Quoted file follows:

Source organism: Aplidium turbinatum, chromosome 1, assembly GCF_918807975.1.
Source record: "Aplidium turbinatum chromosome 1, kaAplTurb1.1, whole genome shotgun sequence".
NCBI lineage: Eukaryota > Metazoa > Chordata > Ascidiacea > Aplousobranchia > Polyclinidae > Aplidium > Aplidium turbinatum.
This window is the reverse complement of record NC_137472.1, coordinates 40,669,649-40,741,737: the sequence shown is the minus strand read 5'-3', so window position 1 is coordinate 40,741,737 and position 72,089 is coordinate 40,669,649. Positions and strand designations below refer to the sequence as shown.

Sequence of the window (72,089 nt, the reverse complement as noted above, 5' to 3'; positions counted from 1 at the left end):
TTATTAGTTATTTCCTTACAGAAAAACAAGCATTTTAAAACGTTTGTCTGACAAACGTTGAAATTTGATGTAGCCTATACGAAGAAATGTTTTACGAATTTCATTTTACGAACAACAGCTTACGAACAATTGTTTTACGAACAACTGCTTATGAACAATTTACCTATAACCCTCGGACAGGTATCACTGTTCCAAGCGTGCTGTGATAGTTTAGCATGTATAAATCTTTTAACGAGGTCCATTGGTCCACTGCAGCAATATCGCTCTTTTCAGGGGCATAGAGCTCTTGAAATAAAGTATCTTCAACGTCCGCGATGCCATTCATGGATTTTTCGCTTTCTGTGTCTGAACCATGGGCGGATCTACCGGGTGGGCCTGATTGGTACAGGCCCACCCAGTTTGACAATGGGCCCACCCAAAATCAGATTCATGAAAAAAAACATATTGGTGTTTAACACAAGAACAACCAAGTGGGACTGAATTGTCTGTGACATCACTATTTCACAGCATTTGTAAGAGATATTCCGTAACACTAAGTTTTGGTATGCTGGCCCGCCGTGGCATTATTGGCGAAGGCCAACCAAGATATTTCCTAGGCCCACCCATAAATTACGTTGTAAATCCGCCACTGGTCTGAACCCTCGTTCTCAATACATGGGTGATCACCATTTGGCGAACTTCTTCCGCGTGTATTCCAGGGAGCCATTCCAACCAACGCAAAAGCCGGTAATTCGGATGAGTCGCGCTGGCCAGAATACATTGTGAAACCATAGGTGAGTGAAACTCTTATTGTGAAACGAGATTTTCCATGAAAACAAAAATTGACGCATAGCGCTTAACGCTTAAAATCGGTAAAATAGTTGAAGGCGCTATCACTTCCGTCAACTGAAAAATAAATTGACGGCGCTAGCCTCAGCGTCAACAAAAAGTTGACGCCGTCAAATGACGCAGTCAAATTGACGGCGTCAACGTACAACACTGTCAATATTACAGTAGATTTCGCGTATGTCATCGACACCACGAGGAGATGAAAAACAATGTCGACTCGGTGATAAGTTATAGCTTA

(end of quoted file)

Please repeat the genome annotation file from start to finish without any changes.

Source organism: Aplidium turbinatum, chromosome 1, assembly GCF_918807975.1.
Source record: "Aplidium turbinatum chromosome 1, kaAplTurb1.1, whole genome shotgun sequence".
NCBI lineage: Eukaryota > Metazoa > Chordata > Ascidiacea > Aplousobranchia > Polyclinidae > Aplidium > Aplidium turbinatum.
This window is the reverse complement of record NC_137472.1, coordinates 40,669,649-40,741,737: the sequence shown is the minus strand read 5'-3', so window position 1 is coordinate 40,741,737 and position 72,089 is coordinate 40,669,649. Positions and strand designations below refer to the sequence as shown.

Sequence of the window (72,089 nt, the reverse complement as noted above, 5' to 3'; positions counted from 1 at the left end):
TTATTAGTTATTTCCTTACAGAAAAACAAGCATTTTAAAACGTTTGTCTGACAAACGTTGAAATTTGATGTAGCCTATACGAAGAAATGTTTTACGAATTTCATTTTACGAACAACAGCTTACGAACAATTGTTTTACGAACAACTGCTTATGAACAATTTACCTATAACCCTCGGACAGGTATCACTGTTCCAAGCGTGCTGTGATAGTTTAGCATGTATAAATCTTTTAACGAGGTCCATTGGTCCACTGCAGCAATATCGCTCTTTTCAGGGGCATAGAGCTCTTGAAATAAAGTATCTTCAACGTCCGCGATGCCATTCATGGATTTTTCGCTTTCTGTGTCTGAACCATGGGCGGATCTACCGGGTGGGCCTGATTGGTACAGGCCCACCCAGTTTGACAATGGGCCCACCCAAAATCAGATTCATGAAAAAAAACATATTGGTGTTTAACACAAGAACAACCAAGTGGGACTGAATTGTCTGTGACATCACTATTTCACAGCATTTGTAAGAGATATTCCGTAACACTAAGTTTTGGTATGCTGGCCCGCCGTGGCATTATTGGCGAAGGCCAACCAAGATATTTCCTAGGCCCACCCATAAATTACGTTGTAAATCCGCCACTGGTCTGAACCCTCGTTCTCAATACATGGGTGATCACCATTTGGCGAACTTCTTCCGCGTGTATTCCAGGGAGCCATTCCAACCAACGCAAAAGCCGGTAATTCGGATGAGTCGCGCTGGCCAGAATACATTGTGAAACCATAGGTGAGTGAAACTCTTATTGTGAAACGAGATTTTCCATGAAAACAAAAATTGACGCATAGCGCTTAACGCTTAAAATCGGTAAAATAGTTGAAGGCGCTATCACTTCCGTCAACTGAAAAATAAATTGACGGCGCTAGCCTCAGCGTCAACAAAAAGTTGACGCCGTCAAATGACGCAGTCAAATTGACGGCGTCAACGTACAACACTGTCAATATTACAGTAGATTTCGCGTATGTCATCGACACCACGAGGAGATGAAAAACAATGTCGACTCGGTGATAAGTTATAGCTTA